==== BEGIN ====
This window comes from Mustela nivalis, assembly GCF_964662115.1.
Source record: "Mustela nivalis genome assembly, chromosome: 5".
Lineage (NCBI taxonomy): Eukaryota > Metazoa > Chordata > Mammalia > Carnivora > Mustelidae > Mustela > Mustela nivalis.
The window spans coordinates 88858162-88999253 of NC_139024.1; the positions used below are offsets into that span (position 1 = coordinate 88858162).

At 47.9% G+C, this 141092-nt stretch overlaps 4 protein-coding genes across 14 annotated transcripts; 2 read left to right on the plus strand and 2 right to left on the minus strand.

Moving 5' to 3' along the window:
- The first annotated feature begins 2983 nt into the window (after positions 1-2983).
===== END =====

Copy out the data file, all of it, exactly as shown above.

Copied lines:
This window comes from Mustela nivalis, assembly GCF_964662115.1.
Source record: "Mustela nivalis genome assembly, chromosome: 5".
Lineage (NCBI taxonomy): Eukaryota > Metazoa > Chordata > Mammalia > Carnivora > Mustelidae > Mustela > Mustela nivalis.
The window spans coordinates 88858162-88999253 of NC_139024.1; the positions used below are offsets into that span (position 1 = coordinate 88858162).

At 47.9% G+C, this 141092-nt stretch overlaps 4 protein-coding genes across 14 annotated transcripts; 2 read left to right on the plus strand and 2 right to left on the minus strand.

Moving 5' to 3' along the window:
- The first annotated feature begins 2983 nt into the window (after positions 1-2983).